A Fine Balance, Rohinton Mistry
I suppose I would sound smarter if I hadn't read Pico Ayer's afterword before writing down my thoughts, but what he says is spot on: this book is timeless.
I was sitting there trying to figure out what the story was, and I realised that the story is simply that of a bad government, or even more generally: destiny. The people whom the bad forces harm as they go along don't really suffer any discernible narrative progress. Other than learning how to live with calamity.
That, of course, makes it sound much more depressing than it really is; its fine balance comes from how much happiness the book is able to bring you amidst a sorrow that seems insurmountable.
It's just brilliant. The writing feels as natural as if the author was just making light, regular breaths, and they were floating down and lying on the page as sentences. And yet, this effortless, instinctive activity results in a remarkably structured and profound text. But then, hey, breathing is profound.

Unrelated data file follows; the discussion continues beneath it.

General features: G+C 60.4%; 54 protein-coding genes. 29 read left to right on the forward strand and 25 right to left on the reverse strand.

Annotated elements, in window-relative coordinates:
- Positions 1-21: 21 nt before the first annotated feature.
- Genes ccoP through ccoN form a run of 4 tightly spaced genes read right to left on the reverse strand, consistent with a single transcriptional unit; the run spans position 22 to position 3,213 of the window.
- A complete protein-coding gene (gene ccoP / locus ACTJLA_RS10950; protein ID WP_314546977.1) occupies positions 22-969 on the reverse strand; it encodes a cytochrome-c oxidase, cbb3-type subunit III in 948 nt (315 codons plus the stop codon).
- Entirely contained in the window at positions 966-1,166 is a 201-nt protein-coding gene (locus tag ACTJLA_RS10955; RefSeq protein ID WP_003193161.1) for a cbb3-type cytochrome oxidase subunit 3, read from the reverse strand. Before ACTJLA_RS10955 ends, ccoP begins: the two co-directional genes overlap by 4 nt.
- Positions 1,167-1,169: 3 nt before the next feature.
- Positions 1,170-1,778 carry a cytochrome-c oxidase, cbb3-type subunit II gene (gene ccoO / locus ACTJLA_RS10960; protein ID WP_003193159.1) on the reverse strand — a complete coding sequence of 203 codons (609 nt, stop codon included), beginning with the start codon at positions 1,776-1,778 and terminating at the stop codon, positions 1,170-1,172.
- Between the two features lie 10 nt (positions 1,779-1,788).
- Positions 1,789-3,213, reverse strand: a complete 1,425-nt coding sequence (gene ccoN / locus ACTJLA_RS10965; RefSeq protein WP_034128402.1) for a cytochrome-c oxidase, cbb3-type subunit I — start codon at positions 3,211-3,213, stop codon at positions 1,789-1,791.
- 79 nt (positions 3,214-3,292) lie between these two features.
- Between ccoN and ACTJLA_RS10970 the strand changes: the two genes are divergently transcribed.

One flaw, I felt, was the Anna-Karenina-ending. That single instant wasn't as richly motivated for me as the rest of the events in the novel. It serves to highlight, though, that all the events, all the decisions and reactions of the characters, are explored through a crystalline myriad--tragic, comic, everything--of facets. It really does make you feel like you are living these people's lives.